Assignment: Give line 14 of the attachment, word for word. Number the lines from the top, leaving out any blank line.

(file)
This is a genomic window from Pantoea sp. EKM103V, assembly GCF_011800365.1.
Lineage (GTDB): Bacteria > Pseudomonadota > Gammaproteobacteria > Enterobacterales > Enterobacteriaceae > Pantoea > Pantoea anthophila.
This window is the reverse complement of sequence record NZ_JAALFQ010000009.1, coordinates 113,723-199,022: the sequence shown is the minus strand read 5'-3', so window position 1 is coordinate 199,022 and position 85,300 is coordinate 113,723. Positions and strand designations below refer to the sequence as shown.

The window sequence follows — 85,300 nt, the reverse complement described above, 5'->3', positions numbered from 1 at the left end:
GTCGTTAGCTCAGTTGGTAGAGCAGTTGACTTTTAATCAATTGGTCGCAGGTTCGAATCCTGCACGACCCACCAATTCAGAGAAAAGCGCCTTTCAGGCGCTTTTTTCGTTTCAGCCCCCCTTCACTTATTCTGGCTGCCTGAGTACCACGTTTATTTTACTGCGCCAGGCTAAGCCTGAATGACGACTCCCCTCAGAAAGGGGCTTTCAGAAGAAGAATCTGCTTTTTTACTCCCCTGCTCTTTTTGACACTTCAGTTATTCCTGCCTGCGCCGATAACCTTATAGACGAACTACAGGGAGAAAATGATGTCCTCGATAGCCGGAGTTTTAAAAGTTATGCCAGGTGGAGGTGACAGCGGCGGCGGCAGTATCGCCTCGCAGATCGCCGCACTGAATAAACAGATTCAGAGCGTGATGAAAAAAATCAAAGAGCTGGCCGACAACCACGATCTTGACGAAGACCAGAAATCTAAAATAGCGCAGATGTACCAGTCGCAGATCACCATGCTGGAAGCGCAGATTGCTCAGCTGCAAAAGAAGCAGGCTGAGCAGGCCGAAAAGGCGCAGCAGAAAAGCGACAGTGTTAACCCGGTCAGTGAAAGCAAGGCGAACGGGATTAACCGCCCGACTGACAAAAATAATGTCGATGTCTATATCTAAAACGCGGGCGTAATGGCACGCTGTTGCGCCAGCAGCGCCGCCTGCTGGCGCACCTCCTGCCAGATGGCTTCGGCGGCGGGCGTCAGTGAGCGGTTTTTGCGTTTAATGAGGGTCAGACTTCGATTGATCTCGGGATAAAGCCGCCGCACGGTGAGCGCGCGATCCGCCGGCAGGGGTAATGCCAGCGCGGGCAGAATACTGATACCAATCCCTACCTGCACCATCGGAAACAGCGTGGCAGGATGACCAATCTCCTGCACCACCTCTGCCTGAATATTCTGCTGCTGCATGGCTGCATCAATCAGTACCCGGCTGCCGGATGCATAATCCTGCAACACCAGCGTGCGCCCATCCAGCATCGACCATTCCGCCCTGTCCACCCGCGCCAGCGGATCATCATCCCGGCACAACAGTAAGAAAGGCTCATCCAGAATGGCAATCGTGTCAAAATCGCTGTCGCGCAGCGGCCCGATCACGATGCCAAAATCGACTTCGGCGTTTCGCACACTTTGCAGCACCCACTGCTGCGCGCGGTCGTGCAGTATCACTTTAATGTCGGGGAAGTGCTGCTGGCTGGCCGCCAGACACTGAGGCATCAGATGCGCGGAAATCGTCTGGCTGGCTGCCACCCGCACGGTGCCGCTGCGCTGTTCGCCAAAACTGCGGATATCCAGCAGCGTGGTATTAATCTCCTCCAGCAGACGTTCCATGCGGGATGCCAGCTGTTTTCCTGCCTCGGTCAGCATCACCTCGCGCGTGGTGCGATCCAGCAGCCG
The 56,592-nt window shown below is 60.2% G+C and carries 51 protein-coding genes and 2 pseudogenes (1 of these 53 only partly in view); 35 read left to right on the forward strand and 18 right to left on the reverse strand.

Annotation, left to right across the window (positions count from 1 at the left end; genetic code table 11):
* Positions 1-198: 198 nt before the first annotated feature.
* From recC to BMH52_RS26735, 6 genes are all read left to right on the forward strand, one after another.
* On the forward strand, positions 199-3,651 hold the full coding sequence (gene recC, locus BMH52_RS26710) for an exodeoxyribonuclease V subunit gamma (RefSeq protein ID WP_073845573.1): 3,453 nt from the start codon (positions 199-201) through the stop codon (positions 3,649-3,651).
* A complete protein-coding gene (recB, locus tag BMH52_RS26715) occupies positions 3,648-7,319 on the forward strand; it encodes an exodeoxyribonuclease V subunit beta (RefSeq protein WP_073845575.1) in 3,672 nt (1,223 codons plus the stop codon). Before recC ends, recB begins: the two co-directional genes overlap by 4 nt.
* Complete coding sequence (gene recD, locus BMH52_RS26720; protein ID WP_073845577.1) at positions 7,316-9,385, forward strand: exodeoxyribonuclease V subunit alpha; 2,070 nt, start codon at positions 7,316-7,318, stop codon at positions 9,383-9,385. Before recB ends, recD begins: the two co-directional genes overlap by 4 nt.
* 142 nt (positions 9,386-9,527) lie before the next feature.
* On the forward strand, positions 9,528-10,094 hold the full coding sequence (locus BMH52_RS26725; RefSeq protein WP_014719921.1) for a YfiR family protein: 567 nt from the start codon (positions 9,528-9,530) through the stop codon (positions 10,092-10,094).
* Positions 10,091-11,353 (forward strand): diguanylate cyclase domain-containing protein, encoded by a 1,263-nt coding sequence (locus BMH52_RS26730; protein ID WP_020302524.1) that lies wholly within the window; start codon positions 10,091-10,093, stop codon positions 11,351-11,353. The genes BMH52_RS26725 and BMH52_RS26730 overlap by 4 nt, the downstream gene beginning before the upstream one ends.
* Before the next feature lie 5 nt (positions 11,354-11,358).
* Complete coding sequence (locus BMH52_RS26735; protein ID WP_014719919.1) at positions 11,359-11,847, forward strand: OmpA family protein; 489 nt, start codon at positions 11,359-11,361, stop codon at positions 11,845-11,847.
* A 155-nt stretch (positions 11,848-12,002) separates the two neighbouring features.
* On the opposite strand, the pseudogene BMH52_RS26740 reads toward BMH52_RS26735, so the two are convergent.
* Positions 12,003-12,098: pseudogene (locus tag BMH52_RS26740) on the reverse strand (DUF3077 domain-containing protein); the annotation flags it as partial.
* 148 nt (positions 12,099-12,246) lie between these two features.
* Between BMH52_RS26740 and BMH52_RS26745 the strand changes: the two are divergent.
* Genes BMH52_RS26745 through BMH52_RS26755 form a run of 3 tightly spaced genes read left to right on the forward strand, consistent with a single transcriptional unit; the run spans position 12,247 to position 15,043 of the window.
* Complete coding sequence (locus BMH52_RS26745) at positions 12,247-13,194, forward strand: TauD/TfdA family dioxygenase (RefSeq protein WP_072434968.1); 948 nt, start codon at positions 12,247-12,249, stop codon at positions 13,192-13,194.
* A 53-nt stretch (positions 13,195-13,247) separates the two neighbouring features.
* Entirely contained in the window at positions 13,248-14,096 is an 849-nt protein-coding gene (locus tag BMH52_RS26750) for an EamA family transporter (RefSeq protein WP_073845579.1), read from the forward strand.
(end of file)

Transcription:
* On the forward strand, positions 9,528-10,094 hold the full coding sequence (locus BMH52_RS26725; RefSeq protein WP_014719921.1) for a YfiR family protein: 567 nt from the start codon (positions 9,528-9,530) through the stop codon (positions 10,092-10,094).